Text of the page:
“Lets Talk About Driving” bridges discussion on difficult decision

STORRS/MANSFIELD, Conn. (WTNH)–Talking to teens about driving safety is a conversation that is expected. Talking to senior drivers about the difficult decision to give up driving might be a lot more challenging.

According to the CDC, there were almost 36 million licensed drivers ages 65 and older on the roads in the U.S. An average of 586 older adults are injured every day in crashes, but seniors or older drivers may not want to give up the independence that driving provides.

Shirley Malinowski has decided the risk while out on the roads in no longer worth it. The time has come to call it quits.

“I see whatever is gonna happen if I’m in a car behind the wheel its gonna be my fault,” said Malinowski.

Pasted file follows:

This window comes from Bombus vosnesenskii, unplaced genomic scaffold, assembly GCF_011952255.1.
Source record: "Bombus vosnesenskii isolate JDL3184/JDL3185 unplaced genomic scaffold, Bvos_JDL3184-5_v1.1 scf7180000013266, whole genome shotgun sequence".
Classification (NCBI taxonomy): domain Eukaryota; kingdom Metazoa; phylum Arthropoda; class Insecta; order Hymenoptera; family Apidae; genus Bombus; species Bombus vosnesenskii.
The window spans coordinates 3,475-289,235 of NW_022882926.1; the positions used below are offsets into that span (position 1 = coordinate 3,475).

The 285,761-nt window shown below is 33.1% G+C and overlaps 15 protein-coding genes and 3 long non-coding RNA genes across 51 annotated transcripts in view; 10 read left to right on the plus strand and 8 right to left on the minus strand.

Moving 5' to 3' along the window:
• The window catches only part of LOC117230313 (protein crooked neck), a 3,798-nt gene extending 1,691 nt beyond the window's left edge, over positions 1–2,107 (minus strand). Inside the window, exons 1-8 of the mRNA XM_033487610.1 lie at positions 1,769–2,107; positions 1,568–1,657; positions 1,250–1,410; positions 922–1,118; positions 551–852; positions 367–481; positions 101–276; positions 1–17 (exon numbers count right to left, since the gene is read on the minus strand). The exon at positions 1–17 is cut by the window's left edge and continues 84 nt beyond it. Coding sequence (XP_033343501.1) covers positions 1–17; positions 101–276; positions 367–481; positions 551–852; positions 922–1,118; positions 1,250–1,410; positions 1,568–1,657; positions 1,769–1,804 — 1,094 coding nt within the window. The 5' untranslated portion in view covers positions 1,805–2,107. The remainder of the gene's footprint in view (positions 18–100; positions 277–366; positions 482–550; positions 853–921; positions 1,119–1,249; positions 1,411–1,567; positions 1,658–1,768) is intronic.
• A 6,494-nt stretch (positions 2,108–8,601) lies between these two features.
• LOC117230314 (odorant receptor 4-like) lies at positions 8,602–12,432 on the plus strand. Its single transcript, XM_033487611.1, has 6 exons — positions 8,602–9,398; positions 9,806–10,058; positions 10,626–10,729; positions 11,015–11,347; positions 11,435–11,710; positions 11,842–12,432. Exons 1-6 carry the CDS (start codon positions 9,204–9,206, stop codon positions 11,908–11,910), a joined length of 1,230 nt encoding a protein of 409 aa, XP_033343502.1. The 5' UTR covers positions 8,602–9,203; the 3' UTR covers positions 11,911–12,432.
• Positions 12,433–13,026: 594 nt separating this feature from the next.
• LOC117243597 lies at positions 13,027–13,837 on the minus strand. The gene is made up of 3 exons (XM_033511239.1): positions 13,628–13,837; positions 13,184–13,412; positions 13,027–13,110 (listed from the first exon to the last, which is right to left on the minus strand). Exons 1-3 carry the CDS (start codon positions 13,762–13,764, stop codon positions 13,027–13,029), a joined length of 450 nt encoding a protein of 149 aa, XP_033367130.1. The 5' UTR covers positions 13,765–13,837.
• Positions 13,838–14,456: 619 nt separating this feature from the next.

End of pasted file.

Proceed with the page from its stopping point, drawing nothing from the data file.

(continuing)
After a fender bender, she now leaves the car in the garage, and relies on Home Instead to help her get around.

“It’s a tremendous tremendous fear that seniors have that they are going give up their independence when they give up their driving ability,” said Valerie Eklund of Home Instead Senior Care.

Home Instead Senior Care found that 9 in 10 seniors are dependent on having a vehicle and being able to drive.

“The fear that seniors have about loosing their independence could really be alleviated if we had a conversation about what is it that is scaring you,” said Eklund.

Its the foundation of the campaign, “Let’s Talk about Driving”.

“Starting a conversation with them about what specifically it is that is making them uncomfortable behind the wheel is really where you need to begin,” said Eklund.

Often, if the conversation was sparked, many seniors gave real consideration to staying off the roads.

“Many people will admit, once they decided to give it up, it was no love lost,” said Eklund.

That includes Shirley Malinowski.

“I would rather pay someone to drive me, ” said Malinowski.

To learn more about initiating the conversation, please visit this link.